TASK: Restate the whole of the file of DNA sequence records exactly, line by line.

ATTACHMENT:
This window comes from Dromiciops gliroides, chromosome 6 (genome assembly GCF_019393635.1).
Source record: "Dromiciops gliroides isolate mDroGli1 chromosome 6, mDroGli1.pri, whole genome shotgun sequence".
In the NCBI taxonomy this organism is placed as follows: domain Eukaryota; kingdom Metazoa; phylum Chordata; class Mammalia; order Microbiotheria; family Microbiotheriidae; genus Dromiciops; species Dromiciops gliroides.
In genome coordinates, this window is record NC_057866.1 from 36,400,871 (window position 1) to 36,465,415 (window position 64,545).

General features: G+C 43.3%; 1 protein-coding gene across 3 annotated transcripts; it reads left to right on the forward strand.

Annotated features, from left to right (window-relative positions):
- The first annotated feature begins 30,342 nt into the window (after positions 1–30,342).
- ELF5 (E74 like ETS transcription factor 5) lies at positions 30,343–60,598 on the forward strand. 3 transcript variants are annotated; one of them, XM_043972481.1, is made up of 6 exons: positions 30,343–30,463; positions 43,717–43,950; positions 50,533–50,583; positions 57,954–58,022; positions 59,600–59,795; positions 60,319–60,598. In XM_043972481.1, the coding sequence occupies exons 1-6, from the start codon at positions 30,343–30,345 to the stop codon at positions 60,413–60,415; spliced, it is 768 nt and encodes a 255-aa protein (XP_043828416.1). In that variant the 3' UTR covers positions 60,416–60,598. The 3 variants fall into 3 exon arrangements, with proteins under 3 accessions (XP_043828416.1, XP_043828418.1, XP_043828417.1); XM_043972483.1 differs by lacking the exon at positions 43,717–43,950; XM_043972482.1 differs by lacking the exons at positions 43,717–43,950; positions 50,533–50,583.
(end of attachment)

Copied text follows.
This window comes from Dromiciops gliroides, chromosome 6 (genome assembly GCF_019393635.1).
Source record: "Dromiciops gliroides isolate mDroGli1 chromosome 6, mDroGli1.pri, whole genome shotgun sequence".
In the NCBI taxonomy this organism is placed as follows: domain Eukaryota; kingdom Metazoa; phylum Chordata; class Mammalia; order Microbiotheria; family Microbiotheriidae; genus Dromiciops; species Dromiciops gliroides.
In genome coordinates, this window is record NC_057866.1 from 36,400,871 (window position 1) to 36,465,415 (window position 64,545).

General features: G+C 43.3%; 1 protein-coding gene across 3 annotated transcripts; it reads left to right on the forward strand.

Annotated features, from left to right (window-relative positions):
- The first annotated feature begins 30,342 nt into the window (after positions 1–30,342).
- ELF5 (E74 like ETS transcription factor 5) lies at positions 30,343–60,598 on the forward strand. 3 transcript variants are annotated; one of them, XM_043972481.1, is made up of 6 exons: positions 30,343–30,463; positions 43,717–43,950; positions 50,533–50,583; positions 57,954–58,022; positions 59,600–59,795; positions 60,319–60,598. In XM_043972481.1, the coding sequence occupies exons 1-6, from the start codon at positions 30,343–30,345 to the stop codon at positions 60,413–60,415; spliced, it is 768 nt and encodes a 255-aa protein (XP_043828416.1). In that variant the 3' UTR covers positions 60,416–60,598. The 3 variants fall into 3 exon arrangements, with proteins under 3 accessions (XP_043828416.1, XP_043828418.1, XP_043828417.1); XM_043972483.1 differs by lacking the exon at positions 43,717–43,950; XM_043972482.1 differs by lacking the exons at positions 43,717–43,950; positions 50,533–50,583.